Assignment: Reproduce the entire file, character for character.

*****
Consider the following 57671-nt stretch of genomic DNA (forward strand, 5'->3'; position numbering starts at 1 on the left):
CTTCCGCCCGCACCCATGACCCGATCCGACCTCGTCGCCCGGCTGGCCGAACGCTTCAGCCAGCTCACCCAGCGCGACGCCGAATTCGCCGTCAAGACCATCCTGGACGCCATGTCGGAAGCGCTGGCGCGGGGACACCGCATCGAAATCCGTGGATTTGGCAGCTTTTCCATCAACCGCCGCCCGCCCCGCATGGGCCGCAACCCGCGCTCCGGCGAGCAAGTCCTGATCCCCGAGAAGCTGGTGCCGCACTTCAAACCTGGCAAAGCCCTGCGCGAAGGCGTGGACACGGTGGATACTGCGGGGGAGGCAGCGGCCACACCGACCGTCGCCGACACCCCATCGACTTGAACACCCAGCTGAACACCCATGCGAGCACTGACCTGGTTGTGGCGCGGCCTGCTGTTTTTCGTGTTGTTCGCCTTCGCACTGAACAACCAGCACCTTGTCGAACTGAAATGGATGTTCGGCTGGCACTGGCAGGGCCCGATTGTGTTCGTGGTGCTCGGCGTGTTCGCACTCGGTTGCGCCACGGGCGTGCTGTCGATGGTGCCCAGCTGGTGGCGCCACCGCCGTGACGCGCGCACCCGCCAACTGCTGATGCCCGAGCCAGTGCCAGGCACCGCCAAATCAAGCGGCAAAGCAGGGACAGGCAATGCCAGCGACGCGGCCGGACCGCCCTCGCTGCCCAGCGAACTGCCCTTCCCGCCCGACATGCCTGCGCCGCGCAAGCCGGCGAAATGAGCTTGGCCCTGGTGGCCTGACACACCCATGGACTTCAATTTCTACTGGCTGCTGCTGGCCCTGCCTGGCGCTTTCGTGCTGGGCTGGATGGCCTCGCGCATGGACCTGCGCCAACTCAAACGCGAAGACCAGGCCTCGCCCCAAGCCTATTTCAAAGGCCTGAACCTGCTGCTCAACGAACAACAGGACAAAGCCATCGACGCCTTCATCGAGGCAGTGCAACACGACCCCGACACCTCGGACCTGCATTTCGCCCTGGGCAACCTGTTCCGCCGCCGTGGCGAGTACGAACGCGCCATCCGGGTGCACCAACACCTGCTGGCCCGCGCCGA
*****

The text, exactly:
Consider the following 57671-nt stretch of genomic DNA (forward strand, 5'->3'; position numbering starts at 1 on the left):
CTTCCGCCCGCACCCATGACCCGATCCGACCTCGTCGCCCGGCTGGCCGAACGCTTCAGCCAGCTCACCCAGCGCGACGCCGAATTCGCCGTCAAGACCATCCTGGACGCCATGTCGGAAGCGCTGGCGCGGGGACACCGCATCGAAATCCGTGGATTTGGCAGCTTTTCCATCAACCGCCGCCCGCCCCGCATGGGCCGCAACCCGCGCTCCGGCGAGCAAGTCCTGATCCCCGAGAAGCTGGTGCCGCACTTCAAACCTGGCAAAGCCCTGCGCGAAGGCGTGGACACGGTGGATACTGCGGGGGAGGCAGCGGCCACACCGACCGTCGCCGACACCCCATCGACTTGAACACCCAGCTGAACACCCATGCGAGCACTGACCTGGTTGTGGCGCGGCCTGCTGTTTTTCGTGTTGTTCGCCTTCGCACTGAACAACCAGCACCTTGTCGAACTGAAATGGATGTTCGGCTGGCACTGGCAGGGCCCGATTGTGTTCGTGGTGCTCGGCGTGTTCGCACTCGGTTGCGCCACGGGCGTGCTGTCGATGGTGCCCAGCTGGTGGCGCCACCGCCGTGACGCGCGCACCCGCCAACTGCTGATGCCCGAGCCAGTGCCAGGCACCGCCAAATCAAGCGGCAAAGCAGGGACAGGCAATGCCAGCGACGCGGCCGGACCGCCCTCGCTGCCCAGCGAACTGCCCTTCCCGCCCGACATGCCTGCGCCGCGCAAGCCGGCGAAATGAGCTTGGCCCTGGTGGCCTGACACACCCATGGACTTCAATTTCTACTGGCTGCTGCTGGCCCTGCCTGGCGCTTTCGTGCTGGGCTGGATGGCCTCGCGCATGGACCTGCGCCAACTCAAACGCGAAGACCAGGCCTCGCCCCAAGCCTATTTCAAAGGCCTGAACCTGCTGCTCAACGAACAACAGGACAAAGCCATCGACGCCTTCATCGAGGCAGTGCAACACGACCCCGACACCTCGGACCTGCATTTCGCCCTGGGCAACCTGTTCCGCCGCCGTGGCGAGTACGAACGCGCCATCCGGGTGCACCAACACCTGCTGGCCCGCGCCGA